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HS football gamer

Discussion in 'Writers' Workshop' started by GreenSunglasses, Oct 4, 2007.

  1. With as much as I enjoy this site, I feel it's long past time for me to submit myself and continue to seek advice to improve my writing.

    Here goes.


    Two articles of clothing — a shoe that fell off and a jersey that wouldn't — prevented Lanier running back Josh Gamez from putting up two more touchdowns on Friday night.

    Gamez rushed for two scores and threw for another to lead the Voks to a dominant 42-14 victory over the Burbank Bulldogs on Friday night to begin District 28-4A play in front of 2,396 fans at Alamo Stadium.

    The senior scored twice on the ground in the first and third quarters on runs of 18 and 23 yards, respectively, and completed a 47-yard scoring pass to Jonathan Luna late in the fourth.

    "It was just a good night for him, and the offensive line opened some holes and got some more yardage," Lanier coach Don Gatian said. "But we need to work better because teams are going to try and take Josh away and then we'll have to start throwing the ball."

    Throwing might not be a bad idea for the Voks (3-2, 1-0), as Gamez and quarterback Christian Jackson combined to throw for 231 yards.

    In the second quarter with the Bulldogs (2-3, 0-1) stacking the line of scrimmage, Gamez took a handoff from Jackson and lofted a pass to tight end Dereck Peneulas, who broke three tackles before a Bulldogs defender snagged his jersey at the Burbank 2.

    "I thought he was going to break it because he had more speed, but I guess not," Gamez said jokingly.

    Dion Moreno scored on the next play to give the Voks a 21-7 lead going into halftime.

    Later, Gamez's shoe fell off as he was tackled at the Burbank 3. Rudy Guerra took over and walked into the end zone just before the third-quarter buzzer sounded, giving the Voks a commanding lead.

    Dago Garcia threw two touchdown passes for the Bulldogs.

    "Some people felt that Lanier was going to be down coming into this district game," Gatian said. "But I put these guys to the test, and I told them, 'I want to win and I want to win big.'"


    After the fanfare of the fight song died down, Jefferson coach Brian Clancy told his team that none of its non-district play mattered, including a 37-0 victory over Memorial minutes earlier.

    Like the start of fall today, Clancy wants his team to begin anew when it returns to the field.

    "We're zero-and-zero," he said. "We're not going to be able to come out and feel the game next week.

    "If you want to start the run for your district title, that starts Monday -- and we're going to have to crank it up a little bit."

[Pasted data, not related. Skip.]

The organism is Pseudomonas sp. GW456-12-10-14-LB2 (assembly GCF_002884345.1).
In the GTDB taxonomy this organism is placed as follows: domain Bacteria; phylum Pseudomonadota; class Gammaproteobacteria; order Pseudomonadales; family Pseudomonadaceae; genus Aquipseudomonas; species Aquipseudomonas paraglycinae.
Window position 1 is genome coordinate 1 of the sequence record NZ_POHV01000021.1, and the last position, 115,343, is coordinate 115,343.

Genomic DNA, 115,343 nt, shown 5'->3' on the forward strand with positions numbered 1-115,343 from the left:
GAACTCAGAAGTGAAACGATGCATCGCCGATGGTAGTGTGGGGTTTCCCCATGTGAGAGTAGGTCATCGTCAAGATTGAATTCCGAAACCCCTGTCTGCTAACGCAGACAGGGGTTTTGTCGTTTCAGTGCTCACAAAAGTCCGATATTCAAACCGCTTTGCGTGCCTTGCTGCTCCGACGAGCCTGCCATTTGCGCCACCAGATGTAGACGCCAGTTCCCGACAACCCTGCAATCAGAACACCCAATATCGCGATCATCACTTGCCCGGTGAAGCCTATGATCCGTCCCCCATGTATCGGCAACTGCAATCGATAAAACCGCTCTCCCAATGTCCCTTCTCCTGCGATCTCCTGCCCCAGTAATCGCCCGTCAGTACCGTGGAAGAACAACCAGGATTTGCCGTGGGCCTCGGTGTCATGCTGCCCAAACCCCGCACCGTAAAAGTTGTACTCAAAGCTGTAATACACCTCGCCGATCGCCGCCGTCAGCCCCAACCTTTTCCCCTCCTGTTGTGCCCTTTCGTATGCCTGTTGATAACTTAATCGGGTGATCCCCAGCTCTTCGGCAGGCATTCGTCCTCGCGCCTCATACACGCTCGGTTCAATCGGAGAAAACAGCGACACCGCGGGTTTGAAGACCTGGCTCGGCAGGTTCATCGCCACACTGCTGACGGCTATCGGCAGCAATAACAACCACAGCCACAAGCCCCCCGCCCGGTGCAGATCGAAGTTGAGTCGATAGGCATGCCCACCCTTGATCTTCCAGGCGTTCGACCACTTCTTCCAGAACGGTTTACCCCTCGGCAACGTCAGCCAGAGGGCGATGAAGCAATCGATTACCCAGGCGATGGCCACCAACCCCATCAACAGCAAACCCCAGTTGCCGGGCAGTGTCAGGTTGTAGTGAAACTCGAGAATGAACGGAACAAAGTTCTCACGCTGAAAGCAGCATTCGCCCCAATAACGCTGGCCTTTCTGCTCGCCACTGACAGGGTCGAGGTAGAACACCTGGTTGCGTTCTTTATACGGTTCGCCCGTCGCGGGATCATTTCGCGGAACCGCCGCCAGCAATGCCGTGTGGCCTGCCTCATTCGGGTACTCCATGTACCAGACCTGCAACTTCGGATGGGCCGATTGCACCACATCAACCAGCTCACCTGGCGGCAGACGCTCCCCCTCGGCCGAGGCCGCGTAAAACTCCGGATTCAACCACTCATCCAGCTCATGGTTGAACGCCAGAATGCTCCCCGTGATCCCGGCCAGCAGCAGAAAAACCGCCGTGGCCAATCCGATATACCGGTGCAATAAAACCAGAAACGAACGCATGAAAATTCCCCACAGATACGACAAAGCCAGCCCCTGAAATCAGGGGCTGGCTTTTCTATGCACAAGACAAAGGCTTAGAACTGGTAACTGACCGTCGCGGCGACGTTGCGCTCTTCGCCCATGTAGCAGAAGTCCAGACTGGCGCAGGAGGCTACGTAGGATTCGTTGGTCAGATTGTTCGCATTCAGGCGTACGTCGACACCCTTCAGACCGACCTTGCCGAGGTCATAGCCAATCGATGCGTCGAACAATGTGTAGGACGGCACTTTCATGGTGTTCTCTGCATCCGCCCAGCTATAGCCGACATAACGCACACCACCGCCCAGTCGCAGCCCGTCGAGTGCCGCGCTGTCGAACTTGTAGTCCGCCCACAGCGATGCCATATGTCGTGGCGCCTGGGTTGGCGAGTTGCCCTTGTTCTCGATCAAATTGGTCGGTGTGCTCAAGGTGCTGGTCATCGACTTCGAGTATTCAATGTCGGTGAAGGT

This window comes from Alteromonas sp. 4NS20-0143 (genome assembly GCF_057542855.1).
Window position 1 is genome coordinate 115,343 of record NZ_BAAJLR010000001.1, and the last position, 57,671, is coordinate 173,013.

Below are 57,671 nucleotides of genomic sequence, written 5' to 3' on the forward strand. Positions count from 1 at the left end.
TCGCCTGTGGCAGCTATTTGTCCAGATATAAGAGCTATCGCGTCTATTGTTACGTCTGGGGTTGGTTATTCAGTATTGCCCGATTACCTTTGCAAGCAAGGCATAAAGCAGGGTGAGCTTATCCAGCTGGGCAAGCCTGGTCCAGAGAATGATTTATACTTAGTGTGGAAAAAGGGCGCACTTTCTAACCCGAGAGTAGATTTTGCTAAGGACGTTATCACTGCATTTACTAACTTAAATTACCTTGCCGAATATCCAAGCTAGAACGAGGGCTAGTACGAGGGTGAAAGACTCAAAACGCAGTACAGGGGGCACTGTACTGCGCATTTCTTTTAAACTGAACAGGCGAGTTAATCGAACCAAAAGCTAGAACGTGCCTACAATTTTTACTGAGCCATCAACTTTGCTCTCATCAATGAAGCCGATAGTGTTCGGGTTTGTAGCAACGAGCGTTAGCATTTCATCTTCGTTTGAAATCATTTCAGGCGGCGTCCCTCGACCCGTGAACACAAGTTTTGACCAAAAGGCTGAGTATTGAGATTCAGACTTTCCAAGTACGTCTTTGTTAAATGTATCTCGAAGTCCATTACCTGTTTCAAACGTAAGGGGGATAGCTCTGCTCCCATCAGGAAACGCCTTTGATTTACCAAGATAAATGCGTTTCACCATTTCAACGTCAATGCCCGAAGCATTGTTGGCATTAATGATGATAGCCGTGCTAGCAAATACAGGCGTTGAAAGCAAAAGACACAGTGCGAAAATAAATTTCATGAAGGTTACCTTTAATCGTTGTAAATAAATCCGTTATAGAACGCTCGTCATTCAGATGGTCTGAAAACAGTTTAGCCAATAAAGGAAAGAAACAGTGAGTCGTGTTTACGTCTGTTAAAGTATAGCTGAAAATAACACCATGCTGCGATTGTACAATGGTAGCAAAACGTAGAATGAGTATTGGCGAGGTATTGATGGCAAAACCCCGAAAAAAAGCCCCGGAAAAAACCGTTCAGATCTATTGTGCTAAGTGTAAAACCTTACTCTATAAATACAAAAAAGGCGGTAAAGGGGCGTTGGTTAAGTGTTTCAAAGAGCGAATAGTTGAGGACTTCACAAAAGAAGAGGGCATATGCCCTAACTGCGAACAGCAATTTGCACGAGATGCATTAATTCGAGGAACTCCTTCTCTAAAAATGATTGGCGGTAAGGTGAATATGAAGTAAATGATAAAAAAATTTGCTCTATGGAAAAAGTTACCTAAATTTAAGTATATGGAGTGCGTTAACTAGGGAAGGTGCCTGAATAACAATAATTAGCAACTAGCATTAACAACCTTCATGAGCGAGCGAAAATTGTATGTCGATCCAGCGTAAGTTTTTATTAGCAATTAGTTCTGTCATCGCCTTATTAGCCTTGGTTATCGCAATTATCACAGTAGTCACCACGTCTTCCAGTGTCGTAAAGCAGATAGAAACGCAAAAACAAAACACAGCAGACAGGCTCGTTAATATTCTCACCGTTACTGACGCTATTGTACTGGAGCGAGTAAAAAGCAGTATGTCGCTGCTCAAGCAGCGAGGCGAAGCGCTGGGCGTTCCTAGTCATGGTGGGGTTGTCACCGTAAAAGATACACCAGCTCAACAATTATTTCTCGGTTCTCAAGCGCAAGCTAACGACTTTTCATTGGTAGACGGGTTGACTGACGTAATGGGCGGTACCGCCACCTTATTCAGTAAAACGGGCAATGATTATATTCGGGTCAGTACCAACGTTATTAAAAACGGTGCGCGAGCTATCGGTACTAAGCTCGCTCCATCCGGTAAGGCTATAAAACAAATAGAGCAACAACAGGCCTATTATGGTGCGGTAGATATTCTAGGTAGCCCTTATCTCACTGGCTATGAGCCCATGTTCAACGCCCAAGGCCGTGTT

Jefferson, which plays in 28-4A, took advantage of a number of Memorial miscues and spent most of its time on offense in Minutemen territory in the first half.

    The problems for Memorial began quickly. Before the Minutemen (0-4) could take their first snap, a communication glitch forced Memorial to burn its first timeout.

    The game didn't get any better.

    Five fumbles -- Jefferson would recover four -- allowed the Mustangs to take a 23-0 lead going into halftime. The first turnover gave the Mustangs possession at the Memorial 13 and Mustangs running back Dominic Cortez scored from 3 yards out for his first TD of the game.

    "I just want to give our linemen credit," Jefferson quarterback Steven Zulaica said. "What they do for me to get the ball off to our receivers and (to give) our running backs the room, they should get the credit for everything we do."

    With 10 minutes left in the second quarter, Zulaica led a 7-play drive capped by his sneak into the end zone from a yard out. He scored again later in the quarter.

    The Mustangs finished non-district play with a 3-1 record and face the high-powered offense of Sam Houston on Friday at the SAISD Complex.

    Zulaica, who had 176 total yards, was quick to reiterate his coach's warning about taking the Hurricanes lightly.

    "A bunch of us went to their game, and they're a fast team," he said. "Our defense is playing good and I think our defense can stop them, but my offense has to pick it up."


    Thanks in advance for the help, everybody.
  2. DGRollins

    DGRollins Member

    Both articles are solid, serviceable pieces. I could nitpick some things (like your choice of "dominant 42-14 victory" in the first piece. Lose "dominant." It's redundant in front of a scoreline of 42-14), but I'm going to focus on your leads.

    In the first story, the lead had promise. However, after teasing me with the information you make me wait five paragraphs before giving me more detail. In between, I'm treated with some dull stats and a no-shit quote from the coach. There is lots of time for you to tell me that that 2,396 people watched that game and to let the coach talk about the need to diversify the offense. Get me back to the scene you set in the lead.

    Actually, I would have committed to more of an anecdotal lead to begin with. As it is, you kind of did a tweener lead--it isn't a summary, it isn't really an anecdotal either. Describe the play where his shoe pops off. Then talk about how that was about the only thing stopping him that night. Then, show me a bit of his personality through a quote or two...then give me his numbers and let the coach--or, better yet, the opposing team's coach--talk about him.

    In the second story, your lead doesn't work at all. It's written fine, it just doesn't suit the story. What you have, actually, is your lead for next week's advance story.

    Not having been at the game, I can't offer you a suggestion on what would be better (a good anecdotal lead is always best, in my opinion), but something that actually speaks to the matter at hand would be preferable--maybe a reference to Memorial's inability to protect the ball...?
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